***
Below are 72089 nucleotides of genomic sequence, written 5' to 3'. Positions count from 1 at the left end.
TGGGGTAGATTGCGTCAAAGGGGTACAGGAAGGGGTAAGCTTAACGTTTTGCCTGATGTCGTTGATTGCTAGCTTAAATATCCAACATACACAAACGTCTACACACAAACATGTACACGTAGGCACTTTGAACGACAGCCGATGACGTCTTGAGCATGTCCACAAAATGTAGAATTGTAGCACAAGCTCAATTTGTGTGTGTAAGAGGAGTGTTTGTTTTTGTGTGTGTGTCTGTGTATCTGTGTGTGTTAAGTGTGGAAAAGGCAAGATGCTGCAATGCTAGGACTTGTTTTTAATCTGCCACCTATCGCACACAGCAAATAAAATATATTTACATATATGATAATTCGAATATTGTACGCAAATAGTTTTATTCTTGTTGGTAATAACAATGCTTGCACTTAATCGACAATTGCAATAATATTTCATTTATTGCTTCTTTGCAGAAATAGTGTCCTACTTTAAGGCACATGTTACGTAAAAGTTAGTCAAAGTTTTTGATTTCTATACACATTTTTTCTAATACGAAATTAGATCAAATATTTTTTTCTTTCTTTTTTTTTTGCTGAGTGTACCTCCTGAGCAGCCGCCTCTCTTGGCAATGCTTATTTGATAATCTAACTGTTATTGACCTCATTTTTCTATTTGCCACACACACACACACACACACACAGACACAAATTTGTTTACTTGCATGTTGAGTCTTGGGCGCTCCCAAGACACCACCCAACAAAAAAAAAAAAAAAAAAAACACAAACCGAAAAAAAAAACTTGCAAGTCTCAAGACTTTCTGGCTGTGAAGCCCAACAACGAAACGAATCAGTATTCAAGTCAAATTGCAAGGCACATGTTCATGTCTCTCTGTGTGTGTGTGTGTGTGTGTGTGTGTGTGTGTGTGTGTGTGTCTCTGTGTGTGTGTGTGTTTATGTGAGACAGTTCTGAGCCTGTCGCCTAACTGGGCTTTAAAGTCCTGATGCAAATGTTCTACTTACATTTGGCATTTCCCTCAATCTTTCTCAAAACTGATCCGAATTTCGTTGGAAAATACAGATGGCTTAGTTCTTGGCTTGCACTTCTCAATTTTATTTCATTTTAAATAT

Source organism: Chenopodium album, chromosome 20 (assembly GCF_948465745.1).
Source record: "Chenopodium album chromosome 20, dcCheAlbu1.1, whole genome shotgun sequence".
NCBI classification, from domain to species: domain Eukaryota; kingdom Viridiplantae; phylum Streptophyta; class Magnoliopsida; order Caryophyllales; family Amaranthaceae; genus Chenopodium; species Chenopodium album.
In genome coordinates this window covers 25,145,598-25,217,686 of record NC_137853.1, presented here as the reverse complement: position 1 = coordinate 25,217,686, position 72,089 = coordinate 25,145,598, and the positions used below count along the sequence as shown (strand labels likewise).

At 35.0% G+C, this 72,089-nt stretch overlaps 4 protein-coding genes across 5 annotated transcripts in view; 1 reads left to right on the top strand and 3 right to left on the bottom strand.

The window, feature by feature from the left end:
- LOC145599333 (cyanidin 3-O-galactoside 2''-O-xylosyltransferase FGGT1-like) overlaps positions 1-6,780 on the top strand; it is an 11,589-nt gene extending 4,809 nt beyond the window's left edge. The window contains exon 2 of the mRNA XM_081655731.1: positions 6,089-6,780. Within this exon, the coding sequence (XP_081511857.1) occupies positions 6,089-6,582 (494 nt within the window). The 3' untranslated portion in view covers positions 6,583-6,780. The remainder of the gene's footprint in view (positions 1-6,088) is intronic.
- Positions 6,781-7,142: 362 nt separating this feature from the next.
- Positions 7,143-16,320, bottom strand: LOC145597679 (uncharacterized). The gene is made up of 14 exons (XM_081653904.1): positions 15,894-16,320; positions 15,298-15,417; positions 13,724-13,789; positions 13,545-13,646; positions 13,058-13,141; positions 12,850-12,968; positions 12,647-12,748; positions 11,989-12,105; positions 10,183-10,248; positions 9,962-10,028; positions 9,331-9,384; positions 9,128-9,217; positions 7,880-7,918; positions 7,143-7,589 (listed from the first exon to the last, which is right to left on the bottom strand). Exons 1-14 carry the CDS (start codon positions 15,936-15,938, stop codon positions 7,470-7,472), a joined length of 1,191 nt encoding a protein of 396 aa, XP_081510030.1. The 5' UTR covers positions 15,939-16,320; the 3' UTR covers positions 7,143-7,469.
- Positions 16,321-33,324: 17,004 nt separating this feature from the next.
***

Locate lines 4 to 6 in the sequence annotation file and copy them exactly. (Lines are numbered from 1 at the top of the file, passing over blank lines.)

Source record: "Chenopodium album chromosome 20, dcCheAlbu1.1, whole genome shotgun sequence".
NCBI classification, from domain to species: domain Eukaryota; kingdom Viridiplantae; phylum Streptophyta; class Magnoliopsida; order Caryophyllales; family Amaranthaceae; genus Chenopodium; species Chenopodium album.
In genome coordinates this window covers 25,145,598-25,217,686 of record NC_137853.1, presented here as the reverse complement: position 1 = coordinate 25,217,686, position 72,089 = coordinate 25,145,598, and the positions used below count along the sequence as shown (strand labels likewise).